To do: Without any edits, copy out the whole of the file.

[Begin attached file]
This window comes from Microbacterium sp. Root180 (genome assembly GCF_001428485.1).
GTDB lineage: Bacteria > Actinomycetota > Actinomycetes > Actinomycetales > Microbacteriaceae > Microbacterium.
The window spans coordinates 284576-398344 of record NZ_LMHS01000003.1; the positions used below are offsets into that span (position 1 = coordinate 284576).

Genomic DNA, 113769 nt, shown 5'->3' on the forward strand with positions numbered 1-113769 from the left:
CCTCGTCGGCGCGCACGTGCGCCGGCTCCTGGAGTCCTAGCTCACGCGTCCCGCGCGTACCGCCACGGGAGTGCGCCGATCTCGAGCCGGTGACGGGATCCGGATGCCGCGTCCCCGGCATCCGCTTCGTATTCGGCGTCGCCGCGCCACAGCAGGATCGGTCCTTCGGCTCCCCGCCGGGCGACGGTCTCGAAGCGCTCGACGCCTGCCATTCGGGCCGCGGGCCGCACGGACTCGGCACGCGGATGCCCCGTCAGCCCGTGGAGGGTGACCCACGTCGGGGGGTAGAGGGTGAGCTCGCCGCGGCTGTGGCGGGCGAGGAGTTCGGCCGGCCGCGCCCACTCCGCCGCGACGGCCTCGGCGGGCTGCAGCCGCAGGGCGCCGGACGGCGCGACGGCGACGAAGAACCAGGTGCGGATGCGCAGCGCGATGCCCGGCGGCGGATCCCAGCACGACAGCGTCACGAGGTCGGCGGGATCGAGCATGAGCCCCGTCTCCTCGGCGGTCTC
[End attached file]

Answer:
This window comes from Microbacterium sp. Root180 (genome assembly GCF_001428485.1).
GTDB lineage: Bacteria > Actinomycetota > Actinomycetes > Actinomycetales > Microbacteriaceae > Microbacterium.
The window spans coordinates 284576-398344 of record NZ_LMHS01000003.1; the positions used below are offsets into that span (position 1 = coordinate 284576).

Genomic DNA, 113769 nt, shown 5'->3' on the forward strand with positions numbered 1-113769 from the left:
CCTCGTCGGCGCGCACGTGCGCCGGCTCCTGGAGTCCTAGCTCACGCGTCCCGCGCGTACCGCCACGGGAGTGCGCCGATCTCGAGCCGGTGACGGGATCCGGATGCCGCGTCCCCGGCATCCGCTTCGTATTCGGCGTCGCCGCGCCACAGCAGGATCGGTCCTTCGGCTCCCCGCCGGGCGACGGTCTCGAAGCGCTCGACGCCTGCCATTCGGGCCGCGGGCCGCACGGACTCGGCACGCGGATGCCCCGTCAGCCCGTGGAGGGTGACCCACGTCGGGGGGTAGAGGGTGAGCTCGCCGCGGCTGTGGCGGGCGAGGAGTTCGGCCGGCCGCGCCCACTCCGCCGCGACGGCCTCGGCGGGCTGCAGCCGCAGGGCGCCGGACGGCGCGACGGCGACGAAGAACCAGGTGCGGATGCGCAGCGCGATGCCCGGCGGCGGATCCCAGCACGACAGCGTCACGAGGTCGGCGGGATCGAGCATGAGCCCCGTCTCCTCGGCGGTCTC